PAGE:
1. This Article on Pesticides and this Website Discussing Antibiotics

There is a lot of misinformation about food being unsafe because of pesticides and antibiotics, as well as the belief that organic is outright healthier than conventionally raised foods. Both of these places discuss these issues and talk about the facts.

  1. Your Food, Farm to Table

This is a great video short that shows how farming has changed since it first began. “Your Food, Farm to Table” is an animated video made by the International Food Information Council Foundation to give consumers an idea of just where there food comes from. While not nearly as controversial as some of the other topics in this list, it is still worthwhile to watch if you have a couple of minutes to spare.

  1. The Official USDA Website

USDA logoThis page is a good place to go get some general information about anything from food production to current food programs that are going on in the US. From here you can also read about the current laws and regulations in place by the USDA for crop and animal production. You can also access the 2012 farm census data.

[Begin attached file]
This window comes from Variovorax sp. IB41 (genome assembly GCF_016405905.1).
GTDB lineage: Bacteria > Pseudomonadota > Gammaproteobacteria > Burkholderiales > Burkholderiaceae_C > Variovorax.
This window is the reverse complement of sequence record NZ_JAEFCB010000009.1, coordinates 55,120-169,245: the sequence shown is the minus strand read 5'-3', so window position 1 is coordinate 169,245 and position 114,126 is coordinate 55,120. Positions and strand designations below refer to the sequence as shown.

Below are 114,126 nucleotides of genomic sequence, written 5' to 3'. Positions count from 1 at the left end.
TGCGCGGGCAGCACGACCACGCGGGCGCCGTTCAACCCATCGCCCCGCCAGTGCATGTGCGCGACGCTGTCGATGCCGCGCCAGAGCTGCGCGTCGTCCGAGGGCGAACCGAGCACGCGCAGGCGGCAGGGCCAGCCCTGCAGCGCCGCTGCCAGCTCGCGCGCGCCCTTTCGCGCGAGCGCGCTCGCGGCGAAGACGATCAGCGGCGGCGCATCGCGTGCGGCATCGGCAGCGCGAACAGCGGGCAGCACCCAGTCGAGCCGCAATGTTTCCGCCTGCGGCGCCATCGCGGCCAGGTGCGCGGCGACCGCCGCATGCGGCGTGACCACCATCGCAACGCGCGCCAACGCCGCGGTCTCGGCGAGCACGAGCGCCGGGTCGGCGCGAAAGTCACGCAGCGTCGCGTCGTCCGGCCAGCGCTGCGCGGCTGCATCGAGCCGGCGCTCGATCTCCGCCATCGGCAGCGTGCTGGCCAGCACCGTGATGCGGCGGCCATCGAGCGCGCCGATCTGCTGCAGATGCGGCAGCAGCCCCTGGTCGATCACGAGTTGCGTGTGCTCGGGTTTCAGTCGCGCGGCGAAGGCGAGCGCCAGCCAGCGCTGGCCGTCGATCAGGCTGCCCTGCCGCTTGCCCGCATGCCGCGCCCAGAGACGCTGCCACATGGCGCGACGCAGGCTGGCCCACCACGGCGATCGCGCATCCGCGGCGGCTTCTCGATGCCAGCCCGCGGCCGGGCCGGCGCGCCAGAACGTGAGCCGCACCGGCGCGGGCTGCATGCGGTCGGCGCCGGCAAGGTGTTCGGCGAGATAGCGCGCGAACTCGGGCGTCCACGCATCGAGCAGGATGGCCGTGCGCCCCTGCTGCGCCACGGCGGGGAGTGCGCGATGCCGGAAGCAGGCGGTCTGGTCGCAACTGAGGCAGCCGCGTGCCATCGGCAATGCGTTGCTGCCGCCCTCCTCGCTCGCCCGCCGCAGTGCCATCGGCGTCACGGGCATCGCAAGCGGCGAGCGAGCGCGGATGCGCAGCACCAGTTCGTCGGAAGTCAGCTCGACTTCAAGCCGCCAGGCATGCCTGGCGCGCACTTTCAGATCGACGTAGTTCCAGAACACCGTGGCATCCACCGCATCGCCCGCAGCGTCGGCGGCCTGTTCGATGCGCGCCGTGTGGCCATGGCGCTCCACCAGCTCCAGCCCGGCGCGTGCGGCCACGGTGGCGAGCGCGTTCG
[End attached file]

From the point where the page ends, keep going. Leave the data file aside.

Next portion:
6. Lastly…….

Stay up to date and be sure to continue to check out CornCorps!

derekDerek DeVries
Illinois State University student


A Recipe for a Rustic Christmas

Ever wondered what to do with an old rake you cannot use anymore? Well here is an option. Rakes are used in farms all over. They help scatter bedding and rake up materials.

christmas rake

This is what you will need:

  1. An old rake
  2. Some greenery or garland
  3. Pine cones
  4. Some type of material to tie it together. Wire works well or twine.
  5. Any type of colorful flowers to add to the arrangement.


Do you need an idea of what to do with those old horseshoes you have lying around? Not only would this make a great decoration to have in your house but also would make a great gift! Horse Shoes are used to help protect the feet of horses. This helps keep their feet from becoming sore and makes it more comfortable for horses to walk in areas such as rocks or hard surfaces.


Horse Shoe Christmas Tree